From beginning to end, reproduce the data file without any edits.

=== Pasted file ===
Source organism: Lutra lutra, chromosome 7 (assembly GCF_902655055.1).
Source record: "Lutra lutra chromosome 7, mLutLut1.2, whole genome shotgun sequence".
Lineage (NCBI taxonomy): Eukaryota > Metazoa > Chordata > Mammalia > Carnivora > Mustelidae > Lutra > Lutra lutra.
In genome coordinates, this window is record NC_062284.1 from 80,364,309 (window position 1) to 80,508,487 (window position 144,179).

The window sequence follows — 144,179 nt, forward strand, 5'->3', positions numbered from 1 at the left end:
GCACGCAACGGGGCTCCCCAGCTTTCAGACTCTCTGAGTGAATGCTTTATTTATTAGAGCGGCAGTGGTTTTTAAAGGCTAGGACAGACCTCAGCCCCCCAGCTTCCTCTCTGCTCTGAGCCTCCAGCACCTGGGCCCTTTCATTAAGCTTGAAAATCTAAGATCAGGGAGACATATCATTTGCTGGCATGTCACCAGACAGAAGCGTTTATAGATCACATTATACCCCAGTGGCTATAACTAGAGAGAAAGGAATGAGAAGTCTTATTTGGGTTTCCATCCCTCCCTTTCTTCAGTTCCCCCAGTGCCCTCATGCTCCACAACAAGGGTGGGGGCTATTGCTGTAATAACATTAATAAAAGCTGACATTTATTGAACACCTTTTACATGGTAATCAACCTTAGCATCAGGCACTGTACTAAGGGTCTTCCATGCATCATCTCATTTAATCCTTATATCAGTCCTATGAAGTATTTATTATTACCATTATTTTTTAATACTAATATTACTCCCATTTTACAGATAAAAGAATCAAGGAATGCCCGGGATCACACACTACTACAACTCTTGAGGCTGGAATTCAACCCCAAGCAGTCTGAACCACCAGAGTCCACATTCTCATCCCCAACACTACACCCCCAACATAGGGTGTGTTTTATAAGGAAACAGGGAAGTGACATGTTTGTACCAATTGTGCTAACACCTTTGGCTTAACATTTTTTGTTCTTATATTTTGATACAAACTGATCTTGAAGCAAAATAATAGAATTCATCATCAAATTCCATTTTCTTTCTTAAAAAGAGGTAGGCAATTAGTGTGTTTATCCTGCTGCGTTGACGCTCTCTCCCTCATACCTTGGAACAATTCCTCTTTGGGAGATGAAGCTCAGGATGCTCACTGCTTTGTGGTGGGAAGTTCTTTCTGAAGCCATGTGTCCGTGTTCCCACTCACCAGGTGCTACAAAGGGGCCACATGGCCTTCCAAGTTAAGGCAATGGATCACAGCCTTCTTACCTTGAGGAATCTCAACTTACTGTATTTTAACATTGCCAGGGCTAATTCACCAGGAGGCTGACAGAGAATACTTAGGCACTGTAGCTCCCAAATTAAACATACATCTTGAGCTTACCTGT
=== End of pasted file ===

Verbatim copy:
Source organism: Lutra lutra, chromosome 7 (assembly GCF_902655055.1).
Source record: "Lutra lutra chromosome 7, mLutLut1.2, whole genome shotgun sequence".
Lineage (NCBI taxonomy): Eukaryota > Metazoa > Chordata > Mammalia > Carnivora > Mustelidae > Lutra > Lutra lutra.
In genome coordinates, this window is record NC_062284.1 from 80,364,309 (window position 1) to 80,508,487 (window position 144,179).

The window sequence follows — 144,179 nt, forward strand, 5'->3', positions numbered from 1 at the left end:
GCACGCAACGGGGCTCCCCAGCTTTCAGACTCTCTGAGTGAATGCTTTATTTATTAGAGCGGCAGTGGTTTTTAAAGGCTAGGACAGACCTCAGCCCCCCAGCTTCCTCTCTGCTCTGAGCCTCCAGCACCTGGGCCCTTTCATTAAGCTTGAAAATCTAAGATCAGGGAGACATATCATTTGCTGGCATGTCACCAGACAGAAGCGTTTATAGATCACATTATACCCCAGTGGCTATAACTAGAGAGAAAGGAATGAGAAGTCTTATTTGGGTTTCCATCCCTCCCTTTCTTCAGTTCCCCCAGTGCCCTCATGCTCCACAACAAGGGTGGGGGCTATTGCTGTAATAACATTAATAAAAGCTGACATTTATTGAACACCTTTTACATGGTAATCAACCTTAGCATCAGGCACTGTACTAAGGGTCTTCCATGCATCATCTCATTTAATCCTTATATCAGTCCTATGAAGTATTTATTATTACCATTATTTTTTAATACTAATATTACTCCCATTTTACAGATAAAAGAATCAAGGAATGCCCGGGATCACACACTACTACAACTCTTGAGGCTGGAATTCAACCCCAAGCAGTCTGAACCACCAGAGTCCACATTCTCATCCCCAACACTACACCCCCAACATAGGGTGTGTTTTATAAGGAAACAGGGAAGTGACATGTTTGTACCAATTGTGCTAACACCTTTGGCTTAACATTTTTTGTTCTTATATTTTGATACAAACTGATCTTGAAGCAAAATAATAGAATTCATCATCAAATTCCATTTTCTTTCTTAAAAAGAGGTAGGCAATTAGTGTGTTTATCCTGCTGCGTTGACGCTCTCTCCCTCATACCTTGGAACAATTCCTCTTTGGGAGATGAAGCTCAGGATGCTCACTGCTTTGTGGTGGGAAGTTCTTTCTGAAGCCATGTGTCCGTGTTCCCACTCACCAGGTGCTACAAAGGGGCCACATGGCCTTCCAAGTTAAGGCAATGGATCACAGCCTTCTTACCTTGAGGAATCTCAACTTACTGTATTTTAACATTGCCAGGGCTAATTCACCAGGAGGCTGACAGAGAATACTTAGGCACTGTAGCTCCCAAATTAAACATACATCTTGAGCTTACCTGT